Wendy-Sue was running late so as we sat in the shade, one of the owners approached us and asked how we were enjoying the afternoon, and wouldn't we really prefer to sit in the shade under the awning over there and pointed in the direction of what I took to be a little gazebo over by the school bus pick up location... We politely declined as we wanted to stay in the shade and be able to spot my sisters Jeep rolling into the parking lot (grassy field). He asked if we would like a couple of chairs brought out and again we declined as we didn't want to inconvenience him solely for our comfort. Next thing you know he is pulling a couple of old folding chairs out of the shed in front of us, and placing them within reach, for which we offered him our thanks and grinned like school children to be caught out with our hands in a mud pie by an adult. Up off the grass and into the chairs. lol. I was enjoying this Stewarts place all the more. They made provision for dog lovers and made sure their guests were comfortable. I really liked their style, although I'd have let me rot in the mud and ants and only given a chair to the lady at my side. ;)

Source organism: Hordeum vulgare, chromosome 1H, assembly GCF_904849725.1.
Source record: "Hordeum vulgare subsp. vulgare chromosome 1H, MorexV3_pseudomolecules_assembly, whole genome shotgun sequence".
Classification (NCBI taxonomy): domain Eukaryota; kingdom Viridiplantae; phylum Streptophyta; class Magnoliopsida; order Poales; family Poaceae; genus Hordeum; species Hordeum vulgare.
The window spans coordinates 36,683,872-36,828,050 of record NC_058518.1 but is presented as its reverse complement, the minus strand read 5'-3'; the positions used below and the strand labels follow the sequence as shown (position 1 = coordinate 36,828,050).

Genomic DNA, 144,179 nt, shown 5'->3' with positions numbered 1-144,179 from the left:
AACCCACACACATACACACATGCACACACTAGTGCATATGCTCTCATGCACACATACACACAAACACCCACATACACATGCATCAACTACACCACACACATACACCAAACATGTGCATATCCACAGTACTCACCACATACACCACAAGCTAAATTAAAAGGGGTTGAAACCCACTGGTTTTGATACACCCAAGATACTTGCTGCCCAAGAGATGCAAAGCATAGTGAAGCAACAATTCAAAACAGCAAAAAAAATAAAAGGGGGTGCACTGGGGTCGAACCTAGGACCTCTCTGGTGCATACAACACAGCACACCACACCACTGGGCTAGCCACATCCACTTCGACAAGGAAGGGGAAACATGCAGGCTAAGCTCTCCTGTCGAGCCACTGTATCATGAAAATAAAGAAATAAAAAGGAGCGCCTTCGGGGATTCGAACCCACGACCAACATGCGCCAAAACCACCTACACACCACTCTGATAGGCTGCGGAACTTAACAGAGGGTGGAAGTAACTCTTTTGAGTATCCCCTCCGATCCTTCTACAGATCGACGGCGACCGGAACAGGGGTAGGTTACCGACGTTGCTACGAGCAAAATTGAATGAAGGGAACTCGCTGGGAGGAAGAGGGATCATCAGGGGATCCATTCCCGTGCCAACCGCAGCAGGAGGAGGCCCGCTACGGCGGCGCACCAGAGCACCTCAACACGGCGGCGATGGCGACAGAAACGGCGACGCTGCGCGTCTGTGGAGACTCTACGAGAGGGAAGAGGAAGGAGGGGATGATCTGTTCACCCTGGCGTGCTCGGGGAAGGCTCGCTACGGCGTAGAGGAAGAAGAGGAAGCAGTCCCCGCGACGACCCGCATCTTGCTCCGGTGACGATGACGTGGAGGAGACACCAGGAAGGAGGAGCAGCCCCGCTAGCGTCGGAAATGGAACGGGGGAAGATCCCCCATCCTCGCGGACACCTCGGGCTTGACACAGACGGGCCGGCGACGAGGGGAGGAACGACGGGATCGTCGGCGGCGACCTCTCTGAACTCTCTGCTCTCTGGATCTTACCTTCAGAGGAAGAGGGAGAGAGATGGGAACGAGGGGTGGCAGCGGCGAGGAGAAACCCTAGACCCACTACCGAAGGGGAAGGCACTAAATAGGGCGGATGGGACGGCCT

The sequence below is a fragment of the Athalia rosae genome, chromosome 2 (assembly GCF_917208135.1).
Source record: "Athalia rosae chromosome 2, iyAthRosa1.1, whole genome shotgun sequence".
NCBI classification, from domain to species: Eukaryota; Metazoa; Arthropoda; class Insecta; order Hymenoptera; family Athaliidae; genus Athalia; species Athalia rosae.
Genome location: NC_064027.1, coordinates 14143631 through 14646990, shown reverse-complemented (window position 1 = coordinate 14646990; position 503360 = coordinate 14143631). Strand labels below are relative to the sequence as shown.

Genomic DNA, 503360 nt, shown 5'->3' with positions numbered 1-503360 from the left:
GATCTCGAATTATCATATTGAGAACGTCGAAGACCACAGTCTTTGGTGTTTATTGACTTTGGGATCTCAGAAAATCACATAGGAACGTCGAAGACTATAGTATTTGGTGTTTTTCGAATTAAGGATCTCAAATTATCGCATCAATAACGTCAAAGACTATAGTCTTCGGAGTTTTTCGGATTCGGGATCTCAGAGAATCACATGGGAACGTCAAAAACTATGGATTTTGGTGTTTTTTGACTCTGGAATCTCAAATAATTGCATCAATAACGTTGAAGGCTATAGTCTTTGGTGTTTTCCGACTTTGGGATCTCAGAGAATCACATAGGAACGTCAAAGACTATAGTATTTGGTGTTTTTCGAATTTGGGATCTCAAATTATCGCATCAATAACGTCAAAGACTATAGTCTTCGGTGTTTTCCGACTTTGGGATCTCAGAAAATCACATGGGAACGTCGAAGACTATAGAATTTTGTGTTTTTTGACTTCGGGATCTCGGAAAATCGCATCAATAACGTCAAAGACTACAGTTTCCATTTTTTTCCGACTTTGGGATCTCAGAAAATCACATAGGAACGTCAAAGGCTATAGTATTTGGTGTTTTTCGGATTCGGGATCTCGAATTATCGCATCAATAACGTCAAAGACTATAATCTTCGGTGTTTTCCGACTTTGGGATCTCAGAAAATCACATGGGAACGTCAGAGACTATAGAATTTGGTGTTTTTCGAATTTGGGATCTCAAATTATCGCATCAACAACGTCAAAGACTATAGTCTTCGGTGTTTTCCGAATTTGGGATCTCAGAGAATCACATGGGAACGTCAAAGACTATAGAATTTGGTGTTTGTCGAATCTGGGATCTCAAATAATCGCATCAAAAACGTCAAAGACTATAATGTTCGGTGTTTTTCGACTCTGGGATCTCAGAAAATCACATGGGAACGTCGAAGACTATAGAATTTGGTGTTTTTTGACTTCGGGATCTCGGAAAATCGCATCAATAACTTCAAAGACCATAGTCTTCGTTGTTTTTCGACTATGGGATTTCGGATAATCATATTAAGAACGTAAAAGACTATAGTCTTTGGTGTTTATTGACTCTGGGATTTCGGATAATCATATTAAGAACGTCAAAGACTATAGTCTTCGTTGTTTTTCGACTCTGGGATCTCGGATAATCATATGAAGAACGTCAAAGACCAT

The star of the show has arrived and we can get going!
 Wendy et alia had arrived and I got the keys to my favourite animal, Mosby! All twenty pounds of willful Jack Russell and Blue Healer mix of him! Caroline and I enjoyed ourselves playing proud puppy parents for a bit, and he got to meet and greet some of the other dogs that were heading out on the river today as well, all this taking place while the family paid up and changed into their swim clothes.

Must sniff bum!